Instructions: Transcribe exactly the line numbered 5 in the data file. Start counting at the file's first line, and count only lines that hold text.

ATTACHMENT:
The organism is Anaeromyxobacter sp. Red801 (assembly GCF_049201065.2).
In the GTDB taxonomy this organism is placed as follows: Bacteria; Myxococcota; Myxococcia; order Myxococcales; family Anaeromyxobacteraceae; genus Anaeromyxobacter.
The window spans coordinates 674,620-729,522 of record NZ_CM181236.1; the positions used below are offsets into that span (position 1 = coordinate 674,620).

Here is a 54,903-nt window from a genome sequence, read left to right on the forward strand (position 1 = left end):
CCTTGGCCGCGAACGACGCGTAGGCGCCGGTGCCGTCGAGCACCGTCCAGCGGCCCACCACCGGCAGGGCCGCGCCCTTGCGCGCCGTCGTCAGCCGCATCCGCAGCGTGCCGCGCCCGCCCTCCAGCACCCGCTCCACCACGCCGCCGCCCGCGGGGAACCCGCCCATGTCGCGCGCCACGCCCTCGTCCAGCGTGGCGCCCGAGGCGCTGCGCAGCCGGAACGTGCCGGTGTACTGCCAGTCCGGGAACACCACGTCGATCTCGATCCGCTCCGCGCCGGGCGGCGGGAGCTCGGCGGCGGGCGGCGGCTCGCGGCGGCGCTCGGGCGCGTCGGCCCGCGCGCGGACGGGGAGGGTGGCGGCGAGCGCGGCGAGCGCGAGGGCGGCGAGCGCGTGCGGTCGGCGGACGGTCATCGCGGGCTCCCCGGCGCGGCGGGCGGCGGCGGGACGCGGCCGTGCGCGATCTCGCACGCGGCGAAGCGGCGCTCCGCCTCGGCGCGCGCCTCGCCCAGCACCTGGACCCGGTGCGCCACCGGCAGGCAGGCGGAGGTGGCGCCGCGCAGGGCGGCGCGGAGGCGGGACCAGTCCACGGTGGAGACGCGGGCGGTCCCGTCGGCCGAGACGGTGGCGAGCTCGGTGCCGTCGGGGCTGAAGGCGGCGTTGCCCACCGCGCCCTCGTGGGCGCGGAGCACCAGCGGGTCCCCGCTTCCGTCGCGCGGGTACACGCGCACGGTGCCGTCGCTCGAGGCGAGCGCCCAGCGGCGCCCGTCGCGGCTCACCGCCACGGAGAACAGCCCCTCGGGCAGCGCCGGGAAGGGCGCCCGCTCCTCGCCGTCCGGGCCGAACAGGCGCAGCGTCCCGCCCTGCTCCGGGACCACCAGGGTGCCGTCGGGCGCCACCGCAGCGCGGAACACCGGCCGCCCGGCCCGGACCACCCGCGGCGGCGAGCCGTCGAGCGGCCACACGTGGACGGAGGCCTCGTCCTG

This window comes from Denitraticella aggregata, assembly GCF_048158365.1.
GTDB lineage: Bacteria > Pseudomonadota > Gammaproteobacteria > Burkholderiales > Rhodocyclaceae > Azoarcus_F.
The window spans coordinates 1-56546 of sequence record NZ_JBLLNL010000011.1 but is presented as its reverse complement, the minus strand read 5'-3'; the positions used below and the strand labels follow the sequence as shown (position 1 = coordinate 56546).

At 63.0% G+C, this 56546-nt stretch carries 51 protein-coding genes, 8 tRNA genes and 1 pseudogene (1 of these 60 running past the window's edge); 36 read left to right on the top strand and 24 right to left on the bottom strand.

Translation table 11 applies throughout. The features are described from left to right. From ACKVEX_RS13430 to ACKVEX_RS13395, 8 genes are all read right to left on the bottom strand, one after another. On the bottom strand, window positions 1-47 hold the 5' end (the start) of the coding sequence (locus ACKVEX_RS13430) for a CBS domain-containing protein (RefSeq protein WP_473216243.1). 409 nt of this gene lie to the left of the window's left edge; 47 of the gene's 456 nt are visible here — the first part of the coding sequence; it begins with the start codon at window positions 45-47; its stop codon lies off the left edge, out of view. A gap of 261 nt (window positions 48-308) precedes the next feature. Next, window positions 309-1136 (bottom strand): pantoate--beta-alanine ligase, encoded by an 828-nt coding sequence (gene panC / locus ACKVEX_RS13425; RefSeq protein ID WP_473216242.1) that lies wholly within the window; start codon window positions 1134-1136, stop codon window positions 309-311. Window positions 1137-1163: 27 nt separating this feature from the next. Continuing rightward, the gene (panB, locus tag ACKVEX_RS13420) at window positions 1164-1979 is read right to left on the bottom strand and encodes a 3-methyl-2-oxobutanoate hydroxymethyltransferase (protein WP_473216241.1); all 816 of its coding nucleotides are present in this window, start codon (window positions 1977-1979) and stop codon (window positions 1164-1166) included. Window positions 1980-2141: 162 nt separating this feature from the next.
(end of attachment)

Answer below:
CCTTGGCCGCGAACGACGCGTAGGCGCCGGTGCCGTCGAGCACCGTCCAGCGGCCCACCACCGGCAGGGCCGCGCCCTTGCGCGCCGTCGTCAGCCGCATCCGCAGCGTGCCGCGCCCGCCCTCCAGCACCCGCTCCACCACGCCGCCGCCCGCGGGGAACCCGCCCATGTCGCGCGCCACGCCCTCGTCCAGCGTGGCGCCCGAGGCGCTGCGCAGCCGGAACGTGCCGGTGTACTGCCAGTCCGGGAACACCACGTCGATCTCGATCCGCTCCGCGCCGGGCGGCGGGAGCTCGGCGGCGGGCGGCGGCTCGCGGCGGCGCTCGGGCGCGTCGGCCCGCGCGCGGACGGGGAGGGTGGCGGCGAGCGCGGCGAGCGCGAGGGCGGCGAGCGCGTGCGGTCGGCGGACGGTCATCGCGGGCTCCCCGGCGCGGCGGGCGGCGGCGGGACGCGGCCGTGCGCGATCTCGCACGCGGCGAAGCGGCGCTCCGCCTCGGCGCGCGCCTCGCCCAGCACCTGGACCCGGTGCGCCACCGGCAGGCAGGCGGAGGTGGCGCCGCGCAGGGCGGCGCGGAGGCGGGACCAGTCCACGGTGGAGACGCGGGCGGTCCCGTCGGCCGAGACGGTGGCGAGCTCGGTGCCGTCGGGGCTGAAGGCGGCGTTGCCCACCGCGCCCTCGTGGGCGCGGAGCACCAGCGGGTCCCCGCTTCCGTCGCGCGGGTACACGCGCACGGTGCCGTCGCTCGAGGCGAGCGCCCAGCGGCGCCCGTCGCGGCTCACCGCCACGGAGAACAGCCCCTCGGGCAGCGCCGGGAAGGGCGCCCGCTCCTCGCCGTCCGGGCCGAACAGGCGCAGCGTCCCGCCCTGCTCCGGGACCACCAGGGTGCCGTCGGGCGCCACCGCAGCGCGGAACACCGGCCGCCCGGCCCGGACCACCCGCGGCGGCGAGCCGTCGAGCGGCCACACGTGGACGGAGGCCTCGTCCTG